Argues that Giambattista Vico's early modern account of Roman mythology was a sophisticated attempt to present an epistemological and political critique of the aristocratic way of conceiving the world.
Living in a province dominated by powerful oligarchs, Giambattista Vico (1668–1744) concluded that political philosophy should work to undermine aristocratic authority and prevent political devolution into feudalism. Rejecting the possibility that the free market could successfully instill civil behavior, he advocated for a strong central judicial system to work closely with citizens to promote stability and justice. This study puts Vico in conversation with other Enlightenment thinkers such as Locke, Rousseau, and Mandeville to show how his alternative warrants serious consideration. In contrast to scholars who read Vico's New Science as a defense of the imagination, this study casts his account of poetic wisdom politically as an epistemological critique of the aristocratic mentality. Myth and Authority argues that Vico's depiction of pagan religion is a refined attempt to explain how oligarchy maintains its stranglehold on power. While Western civilization did not follow the path Vico suggested, it may now be more relevant as concerns grow about the increasing influence of the wealthy on civil institutions.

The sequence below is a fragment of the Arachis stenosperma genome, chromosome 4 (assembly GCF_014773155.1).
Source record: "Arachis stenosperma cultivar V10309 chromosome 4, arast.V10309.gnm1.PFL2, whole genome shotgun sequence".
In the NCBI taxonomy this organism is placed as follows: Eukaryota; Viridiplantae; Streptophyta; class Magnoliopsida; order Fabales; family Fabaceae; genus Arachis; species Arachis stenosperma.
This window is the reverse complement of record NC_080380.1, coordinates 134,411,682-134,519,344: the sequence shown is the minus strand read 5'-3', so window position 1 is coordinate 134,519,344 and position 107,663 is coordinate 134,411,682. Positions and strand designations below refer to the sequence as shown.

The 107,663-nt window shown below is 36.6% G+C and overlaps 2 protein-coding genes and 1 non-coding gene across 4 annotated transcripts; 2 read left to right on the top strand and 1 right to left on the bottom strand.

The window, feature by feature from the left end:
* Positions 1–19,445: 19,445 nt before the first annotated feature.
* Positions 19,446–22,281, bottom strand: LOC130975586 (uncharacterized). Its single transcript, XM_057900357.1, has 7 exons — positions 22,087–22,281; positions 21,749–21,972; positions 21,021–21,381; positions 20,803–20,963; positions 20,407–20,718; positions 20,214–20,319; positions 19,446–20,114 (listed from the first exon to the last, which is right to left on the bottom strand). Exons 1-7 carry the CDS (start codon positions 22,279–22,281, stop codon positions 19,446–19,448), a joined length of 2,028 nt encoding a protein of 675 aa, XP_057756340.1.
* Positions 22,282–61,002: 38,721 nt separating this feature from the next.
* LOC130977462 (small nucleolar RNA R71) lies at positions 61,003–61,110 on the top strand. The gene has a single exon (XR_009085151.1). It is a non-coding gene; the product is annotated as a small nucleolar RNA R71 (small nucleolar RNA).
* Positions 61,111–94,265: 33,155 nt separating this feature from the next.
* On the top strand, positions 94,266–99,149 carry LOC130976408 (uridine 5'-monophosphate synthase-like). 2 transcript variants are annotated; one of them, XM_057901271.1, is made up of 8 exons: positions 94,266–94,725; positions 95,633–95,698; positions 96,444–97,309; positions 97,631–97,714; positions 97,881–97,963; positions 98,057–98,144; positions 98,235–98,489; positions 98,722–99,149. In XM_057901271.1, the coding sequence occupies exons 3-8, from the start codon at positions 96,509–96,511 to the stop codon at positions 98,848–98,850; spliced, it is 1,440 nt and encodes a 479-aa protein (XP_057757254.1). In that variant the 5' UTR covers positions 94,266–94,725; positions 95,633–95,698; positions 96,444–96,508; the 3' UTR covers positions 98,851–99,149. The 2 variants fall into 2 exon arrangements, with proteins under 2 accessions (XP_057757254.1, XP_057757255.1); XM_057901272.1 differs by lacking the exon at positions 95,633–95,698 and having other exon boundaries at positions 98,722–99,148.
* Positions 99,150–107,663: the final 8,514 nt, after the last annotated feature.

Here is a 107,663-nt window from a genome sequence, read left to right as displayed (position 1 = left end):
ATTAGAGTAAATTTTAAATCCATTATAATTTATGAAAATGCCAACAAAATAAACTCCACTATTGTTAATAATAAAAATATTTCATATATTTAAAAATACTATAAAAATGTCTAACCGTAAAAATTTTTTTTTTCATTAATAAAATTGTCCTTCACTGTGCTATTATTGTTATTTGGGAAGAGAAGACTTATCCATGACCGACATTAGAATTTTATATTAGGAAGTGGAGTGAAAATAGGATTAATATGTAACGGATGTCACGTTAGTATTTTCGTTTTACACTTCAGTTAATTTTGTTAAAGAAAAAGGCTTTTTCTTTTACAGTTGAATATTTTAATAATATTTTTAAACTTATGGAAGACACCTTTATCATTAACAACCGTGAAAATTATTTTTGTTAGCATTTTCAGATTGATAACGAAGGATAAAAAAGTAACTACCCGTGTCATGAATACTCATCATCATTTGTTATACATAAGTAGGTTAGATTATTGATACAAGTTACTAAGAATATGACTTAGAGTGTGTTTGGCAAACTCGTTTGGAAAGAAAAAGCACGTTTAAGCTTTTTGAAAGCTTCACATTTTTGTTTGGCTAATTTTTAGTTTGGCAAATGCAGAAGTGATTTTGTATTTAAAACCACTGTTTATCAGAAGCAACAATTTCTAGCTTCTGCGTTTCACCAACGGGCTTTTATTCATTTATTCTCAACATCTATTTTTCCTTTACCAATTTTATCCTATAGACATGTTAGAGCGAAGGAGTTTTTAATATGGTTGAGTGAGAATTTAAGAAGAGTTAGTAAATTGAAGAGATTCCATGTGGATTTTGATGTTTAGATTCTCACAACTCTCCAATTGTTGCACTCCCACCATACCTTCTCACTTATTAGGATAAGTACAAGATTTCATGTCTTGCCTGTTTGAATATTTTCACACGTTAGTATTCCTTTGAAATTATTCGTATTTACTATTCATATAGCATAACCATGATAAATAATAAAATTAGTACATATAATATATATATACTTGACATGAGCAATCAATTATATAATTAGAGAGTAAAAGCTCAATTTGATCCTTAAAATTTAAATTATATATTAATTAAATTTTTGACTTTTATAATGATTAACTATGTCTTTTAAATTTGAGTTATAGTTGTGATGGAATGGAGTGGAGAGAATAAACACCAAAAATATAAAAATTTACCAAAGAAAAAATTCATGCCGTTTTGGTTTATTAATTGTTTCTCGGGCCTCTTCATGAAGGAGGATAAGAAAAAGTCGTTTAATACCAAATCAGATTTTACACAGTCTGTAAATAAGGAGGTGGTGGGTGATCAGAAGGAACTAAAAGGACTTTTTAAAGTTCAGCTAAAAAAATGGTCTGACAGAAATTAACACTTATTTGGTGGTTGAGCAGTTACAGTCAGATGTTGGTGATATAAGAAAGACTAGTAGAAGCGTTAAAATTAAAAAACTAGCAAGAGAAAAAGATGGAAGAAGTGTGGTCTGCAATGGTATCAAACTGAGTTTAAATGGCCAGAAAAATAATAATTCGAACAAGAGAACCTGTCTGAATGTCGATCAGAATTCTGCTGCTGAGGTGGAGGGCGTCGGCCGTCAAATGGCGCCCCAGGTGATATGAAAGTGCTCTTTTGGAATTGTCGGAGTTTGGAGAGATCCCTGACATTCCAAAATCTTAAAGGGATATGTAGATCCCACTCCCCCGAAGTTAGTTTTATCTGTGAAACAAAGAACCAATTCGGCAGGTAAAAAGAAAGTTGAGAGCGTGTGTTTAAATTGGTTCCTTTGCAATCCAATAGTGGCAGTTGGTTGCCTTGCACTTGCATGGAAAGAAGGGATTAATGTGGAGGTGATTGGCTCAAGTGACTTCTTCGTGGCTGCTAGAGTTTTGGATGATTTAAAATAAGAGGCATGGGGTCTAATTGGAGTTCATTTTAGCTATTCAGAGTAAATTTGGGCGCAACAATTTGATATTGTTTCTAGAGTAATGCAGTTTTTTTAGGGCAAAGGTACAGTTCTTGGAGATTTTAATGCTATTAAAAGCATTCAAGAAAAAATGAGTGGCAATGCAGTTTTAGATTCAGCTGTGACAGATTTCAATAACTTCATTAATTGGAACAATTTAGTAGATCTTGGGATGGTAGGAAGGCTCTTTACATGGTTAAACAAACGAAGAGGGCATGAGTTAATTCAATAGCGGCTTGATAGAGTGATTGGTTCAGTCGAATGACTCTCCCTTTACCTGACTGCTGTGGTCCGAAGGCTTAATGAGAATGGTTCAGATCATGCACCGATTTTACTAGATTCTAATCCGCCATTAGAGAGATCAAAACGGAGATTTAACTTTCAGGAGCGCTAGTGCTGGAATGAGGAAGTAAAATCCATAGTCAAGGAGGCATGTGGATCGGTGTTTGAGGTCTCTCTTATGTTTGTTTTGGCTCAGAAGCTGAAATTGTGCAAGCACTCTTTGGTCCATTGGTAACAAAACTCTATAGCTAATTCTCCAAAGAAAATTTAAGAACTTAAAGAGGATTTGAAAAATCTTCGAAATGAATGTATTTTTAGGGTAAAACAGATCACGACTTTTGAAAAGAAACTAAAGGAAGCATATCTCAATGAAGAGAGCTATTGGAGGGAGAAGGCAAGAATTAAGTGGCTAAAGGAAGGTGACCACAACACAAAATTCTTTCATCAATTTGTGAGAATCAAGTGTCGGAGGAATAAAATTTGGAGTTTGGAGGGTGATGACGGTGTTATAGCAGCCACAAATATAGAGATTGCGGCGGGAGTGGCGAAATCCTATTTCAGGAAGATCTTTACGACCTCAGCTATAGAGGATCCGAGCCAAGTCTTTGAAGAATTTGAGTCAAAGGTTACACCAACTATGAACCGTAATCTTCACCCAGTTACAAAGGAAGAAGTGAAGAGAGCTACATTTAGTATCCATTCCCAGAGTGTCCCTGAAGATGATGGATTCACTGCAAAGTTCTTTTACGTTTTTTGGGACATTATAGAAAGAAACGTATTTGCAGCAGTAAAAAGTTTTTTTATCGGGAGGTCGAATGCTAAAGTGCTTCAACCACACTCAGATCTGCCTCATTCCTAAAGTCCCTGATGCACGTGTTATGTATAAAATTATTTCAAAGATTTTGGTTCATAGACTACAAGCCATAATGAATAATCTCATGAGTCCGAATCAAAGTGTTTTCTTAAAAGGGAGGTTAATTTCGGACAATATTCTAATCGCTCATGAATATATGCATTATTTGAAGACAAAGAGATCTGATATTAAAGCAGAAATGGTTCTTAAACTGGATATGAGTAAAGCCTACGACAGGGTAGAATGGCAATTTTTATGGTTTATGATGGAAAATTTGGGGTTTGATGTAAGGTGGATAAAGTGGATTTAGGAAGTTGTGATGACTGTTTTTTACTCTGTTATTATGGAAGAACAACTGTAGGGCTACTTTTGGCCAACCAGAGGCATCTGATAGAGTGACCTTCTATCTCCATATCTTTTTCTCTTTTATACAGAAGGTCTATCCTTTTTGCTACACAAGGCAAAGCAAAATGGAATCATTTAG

Alexander U. Bertland is Associate Professor of Philosophy at Niagara University.
"This is an exceptionally erudite and quite original historical-philosophical reconsideration of the original context and pith of Vico's thought. It strives to understand Vico's famed theory of poetic imagination as first and foremost a political critique of the entrenched interests of the Neapolitan aristocracy and to carve open space for juridical reform that widened the scope of interests that its economic and political structures served." — Jason M. Wirth, Seattle University